Mississippi Valley State University
Former name
Mississippi Vocational College (1950–1964)
Mississippi Valley State College (1964–1974)
Motto"Live for Service"
TypePublic historically black university
EstablishedFebruary 19, 1950; 74 years ago (February 19, 1950) (groundbreaking)[1]
Parent institution
Mississippi Institutions of Higher Learning[2]
Academic affiliations
Endowment$3.65 million (2021)[3]
PresidentJerryl Briggs
Students2,406 (fall 2018)[4]
Location, ,
United States
CampusRemote town[5], 450 acres (1.8 km2)
Other campusesGreenville
NewspaperDelta Devils Gazette
ColorsForest green, white, and red[6]
NicknameDelta Devils & Devilettes
Sporting affiliations
NCAA Division I FCS - SWAC
MascotDelta Devil

Mississippi Valley State University (MVSU, The Valley or Valley) is a public historically black university in Mississippi Valley State, Mississippi, adjacent to Itta Bena, Mississippi.[7][8] MVSU is a member-school of the Thurgood Marshall College Fund.


The institution, which opened in 1950, was created by the Mississippi Legislature as Mississippi Vocational College. The legislation to form the institution was signed into law by Governor Thomas L. Bailey on April 5, 1946. On February 10, 1950, Governor Fielding L. Wright served as the main speaker at the opening ceremony.[9]

The legislature anticipated that legal segregation of public education was in danger because there were increasing challenges to it through legal suits (in 1954 it was declared unconstitutional in the United States Supreme Court's decision in Brown v. Board of Education). It created this institution in the hopes that it would attract African-American applicants who might otherwise apply to Mississippi's premier whites-only institutions: the University of Mississippi, Mississippi State University, and the University of Southern Mississippi.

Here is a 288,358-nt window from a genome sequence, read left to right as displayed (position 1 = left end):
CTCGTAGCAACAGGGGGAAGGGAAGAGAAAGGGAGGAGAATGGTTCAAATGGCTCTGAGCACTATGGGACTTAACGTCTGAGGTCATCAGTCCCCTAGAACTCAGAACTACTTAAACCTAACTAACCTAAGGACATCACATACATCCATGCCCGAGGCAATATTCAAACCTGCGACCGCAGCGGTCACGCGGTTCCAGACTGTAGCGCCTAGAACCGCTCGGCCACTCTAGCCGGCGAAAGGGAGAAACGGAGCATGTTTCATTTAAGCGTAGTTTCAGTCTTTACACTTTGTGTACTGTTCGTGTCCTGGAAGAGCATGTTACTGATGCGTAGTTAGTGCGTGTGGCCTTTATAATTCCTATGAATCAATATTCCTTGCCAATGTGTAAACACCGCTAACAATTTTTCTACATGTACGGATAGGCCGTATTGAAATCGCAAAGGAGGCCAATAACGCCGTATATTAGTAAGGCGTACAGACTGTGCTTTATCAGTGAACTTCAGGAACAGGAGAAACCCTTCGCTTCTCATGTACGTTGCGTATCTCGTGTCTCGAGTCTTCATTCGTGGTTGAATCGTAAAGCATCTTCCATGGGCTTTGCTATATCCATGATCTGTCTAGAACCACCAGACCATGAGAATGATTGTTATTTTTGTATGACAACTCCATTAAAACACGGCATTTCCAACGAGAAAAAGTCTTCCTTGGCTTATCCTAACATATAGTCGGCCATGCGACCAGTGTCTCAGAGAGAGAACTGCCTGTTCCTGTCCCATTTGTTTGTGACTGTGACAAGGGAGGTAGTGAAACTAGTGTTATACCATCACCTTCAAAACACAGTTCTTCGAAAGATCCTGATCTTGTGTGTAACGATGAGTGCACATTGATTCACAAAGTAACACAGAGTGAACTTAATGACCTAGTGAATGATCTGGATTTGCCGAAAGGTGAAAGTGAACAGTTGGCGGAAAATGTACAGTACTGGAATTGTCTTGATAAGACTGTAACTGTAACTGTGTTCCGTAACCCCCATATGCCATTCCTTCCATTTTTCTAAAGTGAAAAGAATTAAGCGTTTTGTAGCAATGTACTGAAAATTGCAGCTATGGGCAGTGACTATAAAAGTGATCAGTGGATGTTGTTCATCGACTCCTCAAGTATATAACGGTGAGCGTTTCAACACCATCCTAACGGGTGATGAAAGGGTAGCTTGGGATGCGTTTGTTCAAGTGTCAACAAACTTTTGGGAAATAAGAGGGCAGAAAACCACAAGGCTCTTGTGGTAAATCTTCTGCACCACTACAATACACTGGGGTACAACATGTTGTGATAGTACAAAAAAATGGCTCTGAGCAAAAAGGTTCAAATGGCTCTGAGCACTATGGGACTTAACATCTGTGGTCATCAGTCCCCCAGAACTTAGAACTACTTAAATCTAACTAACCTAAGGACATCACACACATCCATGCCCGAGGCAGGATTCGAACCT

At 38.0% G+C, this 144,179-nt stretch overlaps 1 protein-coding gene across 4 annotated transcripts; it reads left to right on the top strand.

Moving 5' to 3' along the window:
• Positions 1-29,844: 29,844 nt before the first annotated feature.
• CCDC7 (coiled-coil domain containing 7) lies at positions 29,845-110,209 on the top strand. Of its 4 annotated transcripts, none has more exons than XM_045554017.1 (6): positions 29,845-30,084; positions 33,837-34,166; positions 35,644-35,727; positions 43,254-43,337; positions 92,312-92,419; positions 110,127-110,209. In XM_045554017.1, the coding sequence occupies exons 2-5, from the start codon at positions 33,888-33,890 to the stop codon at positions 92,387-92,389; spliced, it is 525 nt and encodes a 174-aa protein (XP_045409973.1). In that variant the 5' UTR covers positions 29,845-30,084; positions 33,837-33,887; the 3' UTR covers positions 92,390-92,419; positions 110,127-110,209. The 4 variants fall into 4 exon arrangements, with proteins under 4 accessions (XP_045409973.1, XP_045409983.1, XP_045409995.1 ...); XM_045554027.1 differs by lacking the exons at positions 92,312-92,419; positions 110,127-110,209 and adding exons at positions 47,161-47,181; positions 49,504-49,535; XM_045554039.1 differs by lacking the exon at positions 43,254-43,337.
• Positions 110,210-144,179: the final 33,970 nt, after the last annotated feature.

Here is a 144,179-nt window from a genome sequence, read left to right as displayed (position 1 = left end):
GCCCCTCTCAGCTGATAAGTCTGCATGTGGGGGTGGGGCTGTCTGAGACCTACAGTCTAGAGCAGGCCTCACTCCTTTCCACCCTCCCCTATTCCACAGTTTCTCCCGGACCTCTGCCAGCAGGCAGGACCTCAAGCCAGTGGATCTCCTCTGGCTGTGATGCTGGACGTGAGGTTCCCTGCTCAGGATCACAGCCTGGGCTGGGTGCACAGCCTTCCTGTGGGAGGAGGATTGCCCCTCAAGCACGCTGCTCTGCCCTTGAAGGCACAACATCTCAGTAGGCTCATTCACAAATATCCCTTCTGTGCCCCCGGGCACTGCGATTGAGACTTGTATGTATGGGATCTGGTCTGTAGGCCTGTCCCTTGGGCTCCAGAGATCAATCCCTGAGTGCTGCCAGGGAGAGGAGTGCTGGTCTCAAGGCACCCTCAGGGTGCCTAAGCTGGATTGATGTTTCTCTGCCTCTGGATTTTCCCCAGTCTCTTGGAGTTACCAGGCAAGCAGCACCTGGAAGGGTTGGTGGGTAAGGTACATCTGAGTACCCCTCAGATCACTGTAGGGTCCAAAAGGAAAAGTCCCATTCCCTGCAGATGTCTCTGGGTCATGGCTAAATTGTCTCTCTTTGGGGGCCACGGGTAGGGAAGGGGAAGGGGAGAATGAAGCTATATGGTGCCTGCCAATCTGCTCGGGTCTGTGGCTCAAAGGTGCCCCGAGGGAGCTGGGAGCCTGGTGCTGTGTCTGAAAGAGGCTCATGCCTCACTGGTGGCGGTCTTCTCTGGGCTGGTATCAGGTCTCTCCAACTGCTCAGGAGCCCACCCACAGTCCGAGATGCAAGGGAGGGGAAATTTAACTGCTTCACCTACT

State leaders hoped that founding separate institutions of higher learning for Mississippi's black population would reduce the pressure to integrate the state's premier universities. To attract the support of those who opposed any government action to provide higher education to black people, those proposing creation of M.V.C. used the term "vocational" to imply that the institution's main purpose would be to train black people to take on blue-collar jobs.

The site selection committee appointed by the Board of Trustees of State Institutions of Higher Learning had originally selected as a site the former Greenwood Army Air Base, which had many facilities ready for use and thus would have been a very cost-effective choice. The Greenwood Commonwealth celebrated the choice. However, residents of Carroll County, Mississippi objected to having the institution located near their properties.[10]

After further study, the committee selected a site in Itta Bena. Whites of that town also objected to having a black institution nearby, so the final site chosen was away from the downtown area, and on land that was not good for cultivation.[11]

In 1964, Mississippi Vocational College was renamed Mississippi Valley State College. In February 1969, a nonviolent student boycott, which included eight hundred students, male and female, was organized to protest President James Herbert White's administration. The students demanded required courses in black history, more library purchases of works by black writers, remedial courses in English and Math, scheduling of prominent black speakers, and fewer curfew restrictions.[citation needed]

In the early 1970s, civil rights leaders continued to protest the inequalities in higher education opportunities offered to whites and blacks in Mississippi. In an effort to defuse some of the criticism, Gov. Bill Waller proposed changing the names of three black institutions from "colleges" to "universities". Thus, in 1974, the institution was renamed again, as Mississippi Valley State University.

Following President White, Dr. Ernest A. Boykins, Jr. took office in July 1971. Dr. Joe L. Boyer became MVSU's third president in January 1982 and was followed by Dr. William W. Sutton in July 1988. Dr. Lester C. Newman became the fifth president of MVSU on July 1, 1998. Dr. Donna H. Oliver became MVSU's sixth president and first female president on January 1, 2009. On November 6, 2013, Dr. William Bynum took office as MVSU's seventh president.

In May 2017, Bynum departed MVSU to become president of Jackson State University. Dr. Jerryl Briggs, who served as executive vice president and chief operating officer in Bynum's administration, was named interim president of the university shortly afterwards. On October 19, 2017, Briggs was officially named as the university's eighth president.[12]